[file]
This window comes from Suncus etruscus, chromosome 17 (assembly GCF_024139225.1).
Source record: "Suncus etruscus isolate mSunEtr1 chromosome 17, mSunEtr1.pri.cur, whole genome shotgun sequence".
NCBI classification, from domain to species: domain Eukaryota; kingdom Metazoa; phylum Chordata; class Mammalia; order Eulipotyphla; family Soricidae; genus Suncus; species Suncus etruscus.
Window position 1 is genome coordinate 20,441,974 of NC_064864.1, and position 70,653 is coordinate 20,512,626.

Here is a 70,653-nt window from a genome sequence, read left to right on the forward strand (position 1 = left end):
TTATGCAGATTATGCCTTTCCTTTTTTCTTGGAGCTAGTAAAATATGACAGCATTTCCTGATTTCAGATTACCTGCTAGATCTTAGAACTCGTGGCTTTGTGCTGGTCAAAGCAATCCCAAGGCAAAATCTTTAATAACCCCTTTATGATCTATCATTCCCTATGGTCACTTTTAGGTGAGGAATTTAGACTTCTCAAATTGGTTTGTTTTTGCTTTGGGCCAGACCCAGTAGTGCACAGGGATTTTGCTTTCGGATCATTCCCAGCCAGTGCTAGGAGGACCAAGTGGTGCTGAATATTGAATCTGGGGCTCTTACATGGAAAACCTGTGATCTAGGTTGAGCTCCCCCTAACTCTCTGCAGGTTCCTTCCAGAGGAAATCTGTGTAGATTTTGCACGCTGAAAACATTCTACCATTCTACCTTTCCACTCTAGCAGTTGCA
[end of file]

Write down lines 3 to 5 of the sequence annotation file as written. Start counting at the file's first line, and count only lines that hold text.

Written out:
NCBI classification, from domain to species: domain Eukaryota; kingdom Metazoa; phylum Chordata; class Mammalia; order Eulipotyphla; family Soricidae; genus Suncus; species Suncus etruscus.
Window position 1 is genome coordinate 20,441,974 of NC_064864.1, and position 70,653 is coordinate 20,512,626.

Here is a 70,653-nt window from a genome sequence, read left to right on the forward strand (position 1 = left end):